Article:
Okay, But Not Now
We are right to mock the hypocrisy of elected Republican officials that criticize the Affordable Care Act (aka Obamacare) for leaving millions of individuals uninsured and doing little to address the high cost of health insurance. Instead of creating policies to address these two Obamacare shortcomings, Republicans decided to exacerbate them by withholding funding to insurance companies that all but ensure that premiums will rise even higher and fewer individuals will have health insurance. We are also right to sneer when conservative intellectuals and Libertarians extol the virtues of a so-called free-market health care system where people are free to buy or not to buy any level of health insurance, and from any location they want. When the reality is that health insurers aren't in the habit of offering a la carte health plans. There's also the issue of opaque pricing with “free market health care.” Another issue with conservative and Libertarian views on health care is that half of the purchasers can buy insurance at a significant discount because of the workplace health insurance premium tax exclusion and the other half have no such benefit.
But at some point, and I think the time is now, Obamacare supporters and proponents of single payer or universal health care will have to realistically and publicly address how their proposed policies will deal with the problems of health care costs and affordability. Unlimited health care at any cost paid for by the government is not a realistic option, and no such system exists anywhere in the world. There are and should be limits on the amount of medical care an individual receives if they are not paying for it or if doctors and hospitals determine additional care would have no meaningful impact.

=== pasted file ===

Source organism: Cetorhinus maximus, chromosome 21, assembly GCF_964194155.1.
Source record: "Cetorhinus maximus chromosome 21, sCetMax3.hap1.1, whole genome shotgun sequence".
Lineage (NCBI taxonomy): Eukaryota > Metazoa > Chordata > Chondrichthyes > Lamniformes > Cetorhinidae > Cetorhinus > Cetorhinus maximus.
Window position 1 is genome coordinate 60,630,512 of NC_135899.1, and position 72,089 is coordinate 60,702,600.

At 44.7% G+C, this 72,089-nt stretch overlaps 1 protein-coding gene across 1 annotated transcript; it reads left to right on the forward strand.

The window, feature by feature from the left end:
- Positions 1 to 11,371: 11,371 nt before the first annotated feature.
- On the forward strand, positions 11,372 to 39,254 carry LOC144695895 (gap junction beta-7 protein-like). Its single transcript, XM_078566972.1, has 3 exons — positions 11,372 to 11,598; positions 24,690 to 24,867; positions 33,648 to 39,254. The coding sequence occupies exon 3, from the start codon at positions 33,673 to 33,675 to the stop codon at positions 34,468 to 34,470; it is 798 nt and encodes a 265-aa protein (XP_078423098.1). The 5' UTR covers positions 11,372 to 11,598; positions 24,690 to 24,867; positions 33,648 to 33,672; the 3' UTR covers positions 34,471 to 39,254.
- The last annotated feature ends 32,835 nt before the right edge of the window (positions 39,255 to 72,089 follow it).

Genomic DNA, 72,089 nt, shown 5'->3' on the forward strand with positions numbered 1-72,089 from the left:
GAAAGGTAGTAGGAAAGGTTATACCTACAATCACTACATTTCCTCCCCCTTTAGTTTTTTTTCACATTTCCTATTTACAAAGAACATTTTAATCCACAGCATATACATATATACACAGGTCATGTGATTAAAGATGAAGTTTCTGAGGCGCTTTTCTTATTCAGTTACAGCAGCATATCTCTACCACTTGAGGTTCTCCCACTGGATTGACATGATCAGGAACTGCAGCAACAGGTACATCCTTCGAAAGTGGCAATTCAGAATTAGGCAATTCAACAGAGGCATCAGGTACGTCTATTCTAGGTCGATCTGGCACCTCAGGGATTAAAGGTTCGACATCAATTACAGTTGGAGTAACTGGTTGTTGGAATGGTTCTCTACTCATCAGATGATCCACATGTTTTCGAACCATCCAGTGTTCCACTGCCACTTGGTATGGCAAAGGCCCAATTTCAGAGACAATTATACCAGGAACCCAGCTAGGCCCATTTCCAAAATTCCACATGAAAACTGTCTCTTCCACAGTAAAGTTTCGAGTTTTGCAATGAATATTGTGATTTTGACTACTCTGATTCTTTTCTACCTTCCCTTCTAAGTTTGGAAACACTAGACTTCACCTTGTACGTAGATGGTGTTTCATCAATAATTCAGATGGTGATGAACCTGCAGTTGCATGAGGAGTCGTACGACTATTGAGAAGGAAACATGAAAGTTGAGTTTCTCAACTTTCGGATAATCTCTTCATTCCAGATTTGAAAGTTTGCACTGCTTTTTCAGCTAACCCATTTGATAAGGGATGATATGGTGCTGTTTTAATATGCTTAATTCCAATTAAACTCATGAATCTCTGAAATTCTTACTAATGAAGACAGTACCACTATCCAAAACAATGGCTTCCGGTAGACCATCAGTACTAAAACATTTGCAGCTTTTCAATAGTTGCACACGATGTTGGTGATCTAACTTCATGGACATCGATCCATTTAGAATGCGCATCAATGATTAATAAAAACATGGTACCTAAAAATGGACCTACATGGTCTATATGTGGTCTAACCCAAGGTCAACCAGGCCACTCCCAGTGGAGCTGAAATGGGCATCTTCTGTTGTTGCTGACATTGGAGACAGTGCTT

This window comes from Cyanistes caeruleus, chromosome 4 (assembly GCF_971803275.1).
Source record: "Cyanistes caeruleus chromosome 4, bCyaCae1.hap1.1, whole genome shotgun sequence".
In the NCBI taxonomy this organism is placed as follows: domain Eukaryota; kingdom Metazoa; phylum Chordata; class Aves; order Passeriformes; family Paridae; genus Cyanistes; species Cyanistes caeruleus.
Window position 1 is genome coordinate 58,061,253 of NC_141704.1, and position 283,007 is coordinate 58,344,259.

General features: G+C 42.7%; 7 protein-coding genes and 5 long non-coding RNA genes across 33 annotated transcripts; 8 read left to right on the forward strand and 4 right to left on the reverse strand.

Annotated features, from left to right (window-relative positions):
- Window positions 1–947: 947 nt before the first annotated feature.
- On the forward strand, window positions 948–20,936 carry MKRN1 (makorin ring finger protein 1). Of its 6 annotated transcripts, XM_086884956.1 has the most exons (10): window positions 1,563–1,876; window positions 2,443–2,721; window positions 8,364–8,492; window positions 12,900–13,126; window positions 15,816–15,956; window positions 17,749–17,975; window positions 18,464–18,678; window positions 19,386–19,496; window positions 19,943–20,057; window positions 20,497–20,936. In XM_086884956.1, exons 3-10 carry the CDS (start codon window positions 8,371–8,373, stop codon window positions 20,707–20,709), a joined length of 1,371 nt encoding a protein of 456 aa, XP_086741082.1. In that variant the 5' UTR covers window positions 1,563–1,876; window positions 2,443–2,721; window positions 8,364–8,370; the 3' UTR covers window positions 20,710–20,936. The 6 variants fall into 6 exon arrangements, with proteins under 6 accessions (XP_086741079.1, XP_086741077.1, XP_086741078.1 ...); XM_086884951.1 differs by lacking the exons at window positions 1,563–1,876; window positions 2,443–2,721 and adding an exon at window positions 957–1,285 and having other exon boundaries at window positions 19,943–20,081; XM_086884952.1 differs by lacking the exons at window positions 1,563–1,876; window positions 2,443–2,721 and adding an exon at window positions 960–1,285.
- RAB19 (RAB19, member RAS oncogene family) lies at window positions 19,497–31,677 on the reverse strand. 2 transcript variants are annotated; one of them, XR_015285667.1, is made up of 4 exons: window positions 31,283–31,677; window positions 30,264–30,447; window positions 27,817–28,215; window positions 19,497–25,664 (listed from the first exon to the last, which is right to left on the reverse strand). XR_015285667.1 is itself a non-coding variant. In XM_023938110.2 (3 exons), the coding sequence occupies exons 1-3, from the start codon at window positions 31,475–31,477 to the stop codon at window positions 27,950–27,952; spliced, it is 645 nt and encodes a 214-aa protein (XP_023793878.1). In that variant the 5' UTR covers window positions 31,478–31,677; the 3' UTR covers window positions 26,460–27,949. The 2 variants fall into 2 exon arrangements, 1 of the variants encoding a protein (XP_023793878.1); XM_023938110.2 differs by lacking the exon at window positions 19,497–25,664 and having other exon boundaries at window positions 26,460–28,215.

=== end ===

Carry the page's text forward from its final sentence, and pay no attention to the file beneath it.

Our current U.S. health care system already places limits on the amount and form of medical care individuals receive. Sometimes these decisions are based on ability to pay the cost of care, and at other times they are based on medical science. However, this approach of rationing medical care won't be sufficient in a Medicare For All style system. Rationing of medical care will have to be front, and center of any government paid health care system. But that is not to say that people will not have access to care the government won't pay for; they are free to purchase health insurance or health care individually.
Some people may believe that a government codified system of medical care rationing harms the poor and favors the rich. Not necessarily. First, the poor won't likely pay anything for their medical care, and they will have access to preventative and continuous care that should improve their health status. Second, the poor won't have to pay for costly medical innovations, one of the real drivers of outrageous U.S. health care costs, but they will benefit from them. And third, the stigma applied to government-provided health care is diminished and so is the incentive for doctors and hospitals to treat the poor differently.
Right now proponents of government-paid health care for all our engaged in a battle to keep the poor from losing access to medical care. They may feel that they have to accomplish this goal first before they can start the conversation about their ideal health care system. Meanwhile, opposers of government-based health care use the socialists, communists, and hippie-dippy, out-of-control spending argument to make universal coverage look less attractive than the status quo. And I fear they are winning this argument because of a weak counter-argument of a greedy, evil opposition. Continue Reading...